together meaningfully. We can extract these into self-contained files in the
As an example, if you read others’ vimrc files, you will often see approaches to solving the problem of conveniently removing trailing whitespace at line endings. Here’s one approach, in a function from the Vim Tips wiki:
if !&binary && &filetype != 'diff'
This kind of function is usually followed by a mapping to call it:
nnoremap <Leader>x :<C-U>call StripTrailingWhitespace()<CR>
This function doesn’t need to be loaded every time vimrc is sourced. Once
defined, it can just sit there, ready for calling when appropriate. In fact,
Vim throws an error if a vimrc with this function is reloaded. We could fix
that by declaring the function with
function!, but there’s another way:
instead of putting the function definition in
~/.vimrc, we can drop it into a
.vim file in
~/.vim/plugin. We’ll use
Once this file is created, we can restart Vim, and then confirm our plugin has
been loaded by checking its path is in the output of
Note that the
<Leader>x mapping left in the vimrc still works, despite being
set before the function it calls was defined.
What’s a plugin, anyway?
Why should we put the script in
~/.vim/plugin? You might object that our
example isn’t a real plugin; it’s just a single function. However, that’s not
a meaningful distinction to Vim. At startup, it sources any and all
files in the
plugin subdirectory of each of the directories in
'runtimepath'. It makes no difference what those files actually contain. A
set of related abbreviations? Custom commands? Code dependent on one particular
machine or operating system? Sure, why not?
*.vim files are loaded from the
recursively, you can organize them in subdirectories if you want to:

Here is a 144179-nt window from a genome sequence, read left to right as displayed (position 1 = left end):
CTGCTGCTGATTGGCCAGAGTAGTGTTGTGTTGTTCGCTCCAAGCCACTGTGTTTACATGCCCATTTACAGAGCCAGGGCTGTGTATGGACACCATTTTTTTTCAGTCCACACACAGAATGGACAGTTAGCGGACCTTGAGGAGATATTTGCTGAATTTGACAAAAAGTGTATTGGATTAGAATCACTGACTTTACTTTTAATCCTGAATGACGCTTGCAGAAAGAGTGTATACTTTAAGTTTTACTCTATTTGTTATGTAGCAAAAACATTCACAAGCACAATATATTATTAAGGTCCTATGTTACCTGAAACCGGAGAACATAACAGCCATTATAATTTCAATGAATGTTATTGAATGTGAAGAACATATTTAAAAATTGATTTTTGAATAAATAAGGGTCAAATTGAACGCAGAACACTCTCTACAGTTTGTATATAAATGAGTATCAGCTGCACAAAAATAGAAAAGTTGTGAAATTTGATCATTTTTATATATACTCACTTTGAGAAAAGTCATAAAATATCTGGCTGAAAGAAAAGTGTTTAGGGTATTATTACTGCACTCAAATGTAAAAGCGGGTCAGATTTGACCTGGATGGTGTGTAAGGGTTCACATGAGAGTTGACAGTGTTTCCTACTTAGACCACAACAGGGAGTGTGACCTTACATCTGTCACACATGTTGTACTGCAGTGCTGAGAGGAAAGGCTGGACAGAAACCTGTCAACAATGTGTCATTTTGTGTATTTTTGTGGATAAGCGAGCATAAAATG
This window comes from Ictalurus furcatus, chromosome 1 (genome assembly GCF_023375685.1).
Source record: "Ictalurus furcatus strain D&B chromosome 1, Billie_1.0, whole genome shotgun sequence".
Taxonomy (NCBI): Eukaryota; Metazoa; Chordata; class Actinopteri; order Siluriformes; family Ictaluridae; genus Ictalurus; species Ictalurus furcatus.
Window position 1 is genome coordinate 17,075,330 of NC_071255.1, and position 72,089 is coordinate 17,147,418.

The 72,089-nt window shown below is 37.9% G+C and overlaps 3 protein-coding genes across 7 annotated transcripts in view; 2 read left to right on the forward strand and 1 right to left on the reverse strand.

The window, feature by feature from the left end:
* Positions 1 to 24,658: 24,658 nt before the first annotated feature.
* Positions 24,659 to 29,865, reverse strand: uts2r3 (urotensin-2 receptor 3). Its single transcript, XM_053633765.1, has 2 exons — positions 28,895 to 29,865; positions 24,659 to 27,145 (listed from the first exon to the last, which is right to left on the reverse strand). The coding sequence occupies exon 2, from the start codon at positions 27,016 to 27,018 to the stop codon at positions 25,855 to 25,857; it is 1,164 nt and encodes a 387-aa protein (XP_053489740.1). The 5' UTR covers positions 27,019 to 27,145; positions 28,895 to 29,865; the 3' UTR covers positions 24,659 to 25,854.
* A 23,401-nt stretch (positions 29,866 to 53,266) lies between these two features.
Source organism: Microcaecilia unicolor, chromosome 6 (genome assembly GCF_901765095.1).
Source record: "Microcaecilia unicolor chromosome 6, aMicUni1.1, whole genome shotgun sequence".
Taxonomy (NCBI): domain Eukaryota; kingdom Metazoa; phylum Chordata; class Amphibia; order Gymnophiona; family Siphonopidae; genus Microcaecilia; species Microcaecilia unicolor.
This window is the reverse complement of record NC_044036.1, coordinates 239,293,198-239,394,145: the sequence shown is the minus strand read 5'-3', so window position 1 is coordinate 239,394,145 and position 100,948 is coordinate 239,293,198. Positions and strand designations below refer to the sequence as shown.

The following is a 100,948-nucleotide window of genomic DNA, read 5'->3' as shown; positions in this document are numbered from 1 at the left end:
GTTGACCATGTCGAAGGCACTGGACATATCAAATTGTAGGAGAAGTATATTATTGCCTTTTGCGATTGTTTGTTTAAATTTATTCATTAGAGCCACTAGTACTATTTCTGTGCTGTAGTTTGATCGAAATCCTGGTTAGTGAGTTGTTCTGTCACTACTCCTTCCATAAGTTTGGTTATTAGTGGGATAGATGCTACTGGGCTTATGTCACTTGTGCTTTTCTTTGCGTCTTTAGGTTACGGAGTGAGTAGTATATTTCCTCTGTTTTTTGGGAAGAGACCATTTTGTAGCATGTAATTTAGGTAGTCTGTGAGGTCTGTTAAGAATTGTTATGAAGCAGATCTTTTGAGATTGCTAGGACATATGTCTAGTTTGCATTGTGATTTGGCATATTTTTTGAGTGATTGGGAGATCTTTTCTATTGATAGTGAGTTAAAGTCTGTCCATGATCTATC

The names of the subdirectories aren’t significant; Vim will search them all.
Remember how we mentioned Vim’s thinly-veiled
:runtime wrappers? This is one
of them. A clue here is in the command that
:help load-plugins suggests
as an analogue to what Vim does internally at this step:
Local script scope
Putting blocks of code like this in distinct files in
~/.vim/plugin has some
other advantages. One of these is Vim’s script-variable scoping for
functions and variables that are only needed within the script:
let s:myvar = 'value'
This applies a unique prefix to all of your function names and variable names at the time the file is sourced. That means you don’t have to worry about trampling on any other variables defined elsewhere in your configuration.
There are some caveats here for defining mappings; make sure you read
script-variable carefully to make sure you understand how to use
Short-circuiting and load guards
Another advantage of separate script files is the ability to short-circuit
a script, to prevent it from loading if it’s not appropriate to do so. This is
done by checking at the start of the script whether the rest of it should be
loaded, and skipping it with
:finish if it shouldn’t.
We can use this to check options like
'compatible', the Vim version
number, the availability of a feature, or whether the plugin has already been
\ || v:version < 700
\ || !has('folding')
\ || exists('g:loaded_myplugin')
let g:loaded_myplugin = 1
This way, you don’t have to wrap all your feature-dependent code in clumsy
The question of mappings
Should you include a mapping that uses a defined function in the plugin itself? It’s up to you, but the author likes to think of vimrc files as where user-level preferences go, and plugins where the code they call should go. Mapping choices are personal, and fall into the former category.
If you want to keep some abstraction between what the plugin does and how it’s
called, you can use
<Plug> prefix mappings to expose an interface from
the plugin file:
\ :<C-U>call <SID>StripTrailingWhitespace()<CR>
You can then put your choice of mapping for that target in your vimrc:
nmap <Leader>x <Plug>StripTrailingWhitespace
If someone else wants to use your plugin, this makes choosing their own
mappings for it more straightforward. There’s more general advice about good
mapping practices in writing fully-fledged plugin files in
Not really my
Another pattern in big vimrc files is setting options only for buffers of a
certain filetype. For example, this line of code is intended to set the
'spell' option, to highlight possible spelling errors in the text, but
autocmd FileType mail setlocal spell
The first thing to note here is that this should be surrounded in a
augroup, so that reloading it doesn’t make multiple
definitions for the same hook:
autocmd FileType mail setlocal spell
This is annoying, but there’s a way to avoid this boilerplate.
The second thing to note about our
autocmd is that it’s set every time vimrc